Fearing a political backlash against Democrats, Senate Majority Leader Harry Reid (D-Nev.) has told the White House that it must serve up support from Republican presidential nominee Sen. John McCain (Ariz.) if it hopes to ensure bipartisan backing for a massive economic bailout package by week’s end.
Reid made his position clear to Treasury Secretary Henry Paulson on Monday night, as well as to his Democratic caucus, which shares many of the GOP’s concerns that the $700 billion bailout has been drafted too hastily and is a risky remedy for an economy on the brink of crisis. Reid, according to Democratic Senate sources, also wants assurances from Senate Republican leaders that an evenly divided, bipartisan group of Senators will pass any legislative fix so his party isn’t left with the burden of doing an unpopular White House’s bidding — again.
“If the administration wants us, we are going to have to go hand in hand or at the end of the day, it’s not going to happen,” Sen. Bob Menendez (D-N.J.) said.
Democratic leaders have privately been eyeing a strategy — to be worked out with the White House and GOP Senate leaders — that would call for an equal number of Senators in each party supporting the final bailout plan. Talks have included splits of 30 Democrats and 30 Republicans or higher to ensure neither party is labeled with being responsible for the costly package.
“Harry Reid would like Republican Senate support, whatever remedy we come up with,” Sen. Mark Pryor (D-Ark.) said. “Right now, there’s significant opposition on the Republican side. Democrats have serious concerns about Paulson’s proposal, but we are willing to work with the Treasury Department and the Fed to come up with the right solution.”
Sen. Bob Casey (D-Pa.) agreed, saying, “we need help from both parties” if a bill is to be completed in the coming days. Casey, who sits on the Senate Banking, Housing and Urban Affairs Committee, said the administration needs to do more to get Republicans invested in a solution.
“I think if you look at the Republican side, at the McCain campaign and the leadership, I’m not convinced they are working to get their side to the table,” Casey said. “But the week is young.”
McCain holds the key to such a bipartisan vote, according to Reid, because Republicans are likely to defer to his position on a bill that holds political peril. McCain on Tuesday night joined Democratic presidential nominee Sen. Barack Obama (Ill.) in lending qualified support for the $700 billion package, but it remains unclear whether his backing is strong enough and timely enough to persuade the Congressional rank and file. According to a Democratic aide familiar with the discussions, Reid told Paulson this week that “if McCain didn’t come out for this thing and come out for it quickly, it was going to begin bleeding Republican votes.” Democrats “have a very real concern that opposition [from McCain] is going to drive away potential Republican votes,” this aide said.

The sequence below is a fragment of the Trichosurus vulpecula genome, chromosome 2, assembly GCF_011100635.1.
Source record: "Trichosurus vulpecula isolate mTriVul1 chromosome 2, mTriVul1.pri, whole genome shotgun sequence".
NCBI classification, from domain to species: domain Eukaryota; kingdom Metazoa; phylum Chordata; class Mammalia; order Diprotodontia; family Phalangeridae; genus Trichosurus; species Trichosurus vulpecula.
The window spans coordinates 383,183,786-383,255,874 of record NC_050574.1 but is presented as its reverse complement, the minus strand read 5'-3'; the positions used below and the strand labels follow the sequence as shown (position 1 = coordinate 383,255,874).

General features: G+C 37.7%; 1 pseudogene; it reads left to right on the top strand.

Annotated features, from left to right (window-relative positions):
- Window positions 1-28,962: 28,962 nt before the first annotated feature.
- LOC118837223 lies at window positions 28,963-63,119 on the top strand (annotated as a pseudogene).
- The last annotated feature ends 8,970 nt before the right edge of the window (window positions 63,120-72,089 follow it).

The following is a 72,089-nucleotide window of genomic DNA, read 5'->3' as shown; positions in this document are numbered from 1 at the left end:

Democrats are wholly skeptical of the Bush administration and fear a repeat of 2007, when they were doing much of the heavy lifting for the president as he was looking to pass an immigration package that was resisted by the GOP. At the time, Reid and other Democratic leaders, despite opposition from within their own ranks, ultimately backed and pushed for the Senate’s bipartisan deal. But with Minority Leader Mitch McConnell (R-Ky.) largely absent from the weeks-long debate and Republican infighting between conservatives and moderates led by McCain, the package ultimately died.
Given the hangover from the immigration debate and the uncertainty of the bailout’s effectiveness, Democrats are wary of doing anything that could end up being spun by Republicans as being a “Democratic bill.”
Democrats do not want to give Republicans “a last-ditch chance to bludgeon us,” one Democratic aide said.
Republicans continued their infighting over the rescue plan, particularly in the House where conservative rank-and-file Members became increasingly vocal about their opposition despite a pitch from Vice President Cheney and Paulson.
The lobbying campaign appeared to be no accident. One senior GOP Senate aide said Republican Senate leaders are making the case to their Conference that the ramifications of doing nothing are too great, following through on what was described as Paulson’s sobering assessment of the crisis. This aide said of Paulson’s personal appeal to Senators on Tuesday, “It’s fair to say it convinced a number of Members we needed to act, and we need to act quickly.”
Sen. Judd Gregg (R-N.H.), the ranking member on the Budget Committee, said afterward that Congress cannot address the economic meltdown in a partisan way. It will not get done, he warned, unless Democrats and Republicans work together to craft a solution, and that includes the support of McCain and Obama.
“It has to be bipartisan. There’s no choice,” Gregg said, adding, “I would hope that wherever we end up agreeing to here it includes both presidential candidates being comfortable with it.”
Despite newly applied pressure from the White House — and at least a public appearance of support from leadership — lawmakers emerging from Tuesday’s lunch said no Republican Member has stepped forward to champion the White House’s plan. “I don’t know that anyone is,” Sen. John Thune (R-S.D.) said, adding that leadership is not pushing the $700 billion proposal either. “It’s not like the leadership is getting up and saying, ‘This is the position we’ve got to have.'”
Without an in-house champion and a message that is increasingly seen as dangerous, Republicans said the administration has made little headway in moving the minds of dissenting Republicans. “There are a lot of people who have a lot of questions,” Republican Conference Vice Chairman Sen. John Cornyn (Texas) said after the meeting. “I think we’re at the early stages and a lot of work needs to be done.”